SADC stock exchanges move towards links

According to Zimbabwe’s Herald newspaper (, it is only months before the introduction of a hub-and-spoke interconnectivity model for SADC stock exchanges as “the first significant step towards the integration of one of Africa’s economic regions”.
According to reports, stockbrokers have sought a vehicle to provide information on companies operating in the region, monitor their performance and explore opportunities for clients. Geoff Rothschild, Director: Government and International Affairs at South Africa’s JSE Ltd ( and outgoing chair of the Committee of Southern Africa Development Community Stock Exchanges (COSSE), grouping 10 southern African bourses, is quoted as saying the system would “expose our neighbours’ business organisations to local and international investors. This hub will allow exchanges to connect to each other’s platforms and ultimately allow investors to trade on all SADC exchanges through their local brokerage.”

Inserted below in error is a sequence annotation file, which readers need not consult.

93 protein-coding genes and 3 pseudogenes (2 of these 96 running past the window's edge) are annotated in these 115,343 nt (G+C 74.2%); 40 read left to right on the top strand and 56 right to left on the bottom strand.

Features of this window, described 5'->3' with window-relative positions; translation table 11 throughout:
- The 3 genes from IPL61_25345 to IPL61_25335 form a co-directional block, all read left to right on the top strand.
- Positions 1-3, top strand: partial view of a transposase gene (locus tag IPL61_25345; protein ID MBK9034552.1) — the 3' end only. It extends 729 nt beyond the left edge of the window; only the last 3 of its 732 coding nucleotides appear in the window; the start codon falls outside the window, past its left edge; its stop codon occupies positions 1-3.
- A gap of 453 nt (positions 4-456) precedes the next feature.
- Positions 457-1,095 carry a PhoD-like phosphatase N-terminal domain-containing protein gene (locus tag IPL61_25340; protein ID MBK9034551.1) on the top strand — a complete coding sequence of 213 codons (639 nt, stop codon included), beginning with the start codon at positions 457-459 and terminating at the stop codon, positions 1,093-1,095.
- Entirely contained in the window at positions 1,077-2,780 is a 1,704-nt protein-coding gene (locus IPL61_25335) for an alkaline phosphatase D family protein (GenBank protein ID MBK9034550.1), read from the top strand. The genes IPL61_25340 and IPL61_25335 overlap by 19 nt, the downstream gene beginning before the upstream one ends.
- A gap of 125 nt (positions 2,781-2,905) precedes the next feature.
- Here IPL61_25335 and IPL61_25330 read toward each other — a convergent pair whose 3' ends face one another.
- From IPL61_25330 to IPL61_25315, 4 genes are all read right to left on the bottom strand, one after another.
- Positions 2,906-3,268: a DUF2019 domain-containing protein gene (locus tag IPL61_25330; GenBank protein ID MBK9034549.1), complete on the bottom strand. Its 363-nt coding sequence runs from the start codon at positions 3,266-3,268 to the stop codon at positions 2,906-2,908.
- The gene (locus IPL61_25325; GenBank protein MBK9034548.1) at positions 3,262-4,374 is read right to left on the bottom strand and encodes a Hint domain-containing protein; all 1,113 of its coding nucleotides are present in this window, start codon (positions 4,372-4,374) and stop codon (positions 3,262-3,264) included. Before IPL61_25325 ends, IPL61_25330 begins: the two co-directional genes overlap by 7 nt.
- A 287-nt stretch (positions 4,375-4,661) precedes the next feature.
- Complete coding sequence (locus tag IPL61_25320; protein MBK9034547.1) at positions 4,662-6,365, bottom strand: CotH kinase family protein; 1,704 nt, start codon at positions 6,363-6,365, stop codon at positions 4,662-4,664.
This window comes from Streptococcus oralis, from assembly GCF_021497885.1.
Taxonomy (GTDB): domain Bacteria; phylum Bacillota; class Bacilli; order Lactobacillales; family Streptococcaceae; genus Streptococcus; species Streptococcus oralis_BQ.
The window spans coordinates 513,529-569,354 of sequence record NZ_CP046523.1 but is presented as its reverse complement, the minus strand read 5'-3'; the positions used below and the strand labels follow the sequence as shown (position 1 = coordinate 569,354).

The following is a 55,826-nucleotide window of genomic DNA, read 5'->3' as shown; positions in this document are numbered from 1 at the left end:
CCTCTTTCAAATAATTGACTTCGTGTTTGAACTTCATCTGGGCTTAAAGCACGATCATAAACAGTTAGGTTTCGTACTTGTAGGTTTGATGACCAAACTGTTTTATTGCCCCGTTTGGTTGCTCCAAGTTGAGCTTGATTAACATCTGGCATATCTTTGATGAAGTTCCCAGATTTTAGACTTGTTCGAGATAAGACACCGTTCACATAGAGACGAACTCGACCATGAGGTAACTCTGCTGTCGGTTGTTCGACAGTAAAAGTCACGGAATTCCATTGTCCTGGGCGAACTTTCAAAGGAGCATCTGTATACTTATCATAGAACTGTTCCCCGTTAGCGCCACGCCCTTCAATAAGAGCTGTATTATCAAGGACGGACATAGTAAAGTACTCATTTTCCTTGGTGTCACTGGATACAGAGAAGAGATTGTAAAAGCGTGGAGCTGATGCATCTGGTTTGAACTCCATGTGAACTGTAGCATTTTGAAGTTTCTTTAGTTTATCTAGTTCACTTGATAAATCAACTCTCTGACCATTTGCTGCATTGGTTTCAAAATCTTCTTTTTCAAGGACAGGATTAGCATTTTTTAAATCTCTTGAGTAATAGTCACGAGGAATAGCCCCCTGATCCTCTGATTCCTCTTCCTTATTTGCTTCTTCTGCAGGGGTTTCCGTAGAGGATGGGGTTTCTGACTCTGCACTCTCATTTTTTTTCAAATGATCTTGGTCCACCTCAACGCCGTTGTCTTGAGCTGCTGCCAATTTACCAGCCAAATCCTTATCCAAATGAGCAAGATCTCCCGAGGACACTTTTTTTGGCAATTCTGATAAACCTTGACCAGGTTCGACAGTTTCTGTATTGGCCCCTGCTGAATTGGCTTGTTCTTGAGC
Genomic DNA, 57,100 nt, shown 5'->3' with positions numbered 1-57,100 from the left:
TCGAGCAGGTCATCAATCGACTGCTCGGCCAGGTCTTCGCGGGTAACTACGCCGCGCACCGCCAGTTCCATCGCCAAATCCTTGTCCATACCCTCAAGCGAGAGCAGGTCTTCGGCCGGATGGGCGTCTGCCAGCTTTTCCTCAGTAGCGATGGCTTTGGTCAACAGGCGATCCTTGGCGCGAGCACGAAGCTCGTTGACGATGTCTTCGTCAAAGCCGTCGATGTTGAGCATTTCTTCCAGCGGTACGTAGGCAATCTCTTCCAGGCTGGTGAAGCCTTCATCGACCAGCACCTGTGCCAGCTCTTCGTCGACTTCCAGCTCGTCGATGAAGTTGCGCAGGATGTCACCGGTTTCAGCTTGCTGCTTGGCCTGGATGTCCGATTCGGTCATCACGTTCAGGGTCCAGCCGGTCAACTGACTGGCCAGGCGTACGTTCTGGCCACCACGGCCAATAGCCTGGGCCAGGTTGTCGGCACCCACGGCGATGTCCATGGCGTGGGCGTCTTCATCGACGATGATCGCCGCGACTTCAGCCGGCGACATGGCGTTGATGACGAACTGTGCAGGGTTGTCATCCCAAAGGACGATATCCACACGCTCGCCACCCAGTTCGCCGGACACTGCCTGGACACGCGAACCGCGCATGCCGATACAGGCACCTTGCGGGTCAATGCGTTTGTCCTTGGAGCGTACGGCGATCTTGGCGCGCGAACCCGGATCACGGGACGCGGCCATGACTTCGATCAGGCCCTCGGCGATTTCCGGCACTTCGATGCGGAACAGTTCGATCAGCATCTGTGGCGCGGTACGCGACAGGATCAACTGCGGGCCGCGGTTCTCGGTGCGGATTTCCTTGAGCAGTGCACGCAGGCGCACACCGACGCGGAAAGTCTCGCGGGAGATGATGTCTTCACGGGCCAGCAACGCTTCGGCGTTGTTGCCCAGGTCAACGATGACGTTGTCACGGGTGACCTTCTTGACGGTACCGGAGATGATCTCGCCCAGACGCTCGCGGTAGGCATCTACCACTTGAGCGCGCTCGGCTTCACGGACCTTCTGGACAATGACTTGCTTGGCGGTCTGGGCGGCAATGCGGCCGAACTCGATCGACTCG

Major investment is needed to upgrade technology for the region’s exchanges and, although many are willing, financing is still being sought. The hub-and-spoke model is being developed by the Mauritius securities market, including the Central Depository and Settlement company, which has experience of capital markets development in other parts of Africa.
Zimbabwe Stock Exchange Chief Executive Emmanuel Munyukwi has been elected chair for the next 2 years. Lusaka Stock Exchange chief executive Mrs Beatrice Kansa is deputy chair. Mr Munyukwi, a former banker, is quoted as saying: “The position will help to put Zimbabwe back on the regional securities map and also enhance the visibility of ZSE to investors.”
CoSSE was established in 1997 and meets quarterly, its members with established exchanges are: South Africa, Namibia, Botswana, Mauritius, Mozambique, Swaziland, Tanzania, Malawi, Zambia and Zimbabwe. Its objectives include increased co-operation and links in operations, communications, regulations, technical skills development and other areas between the stock exchanges and to make SADC securities markets more attractive to local and international investors.


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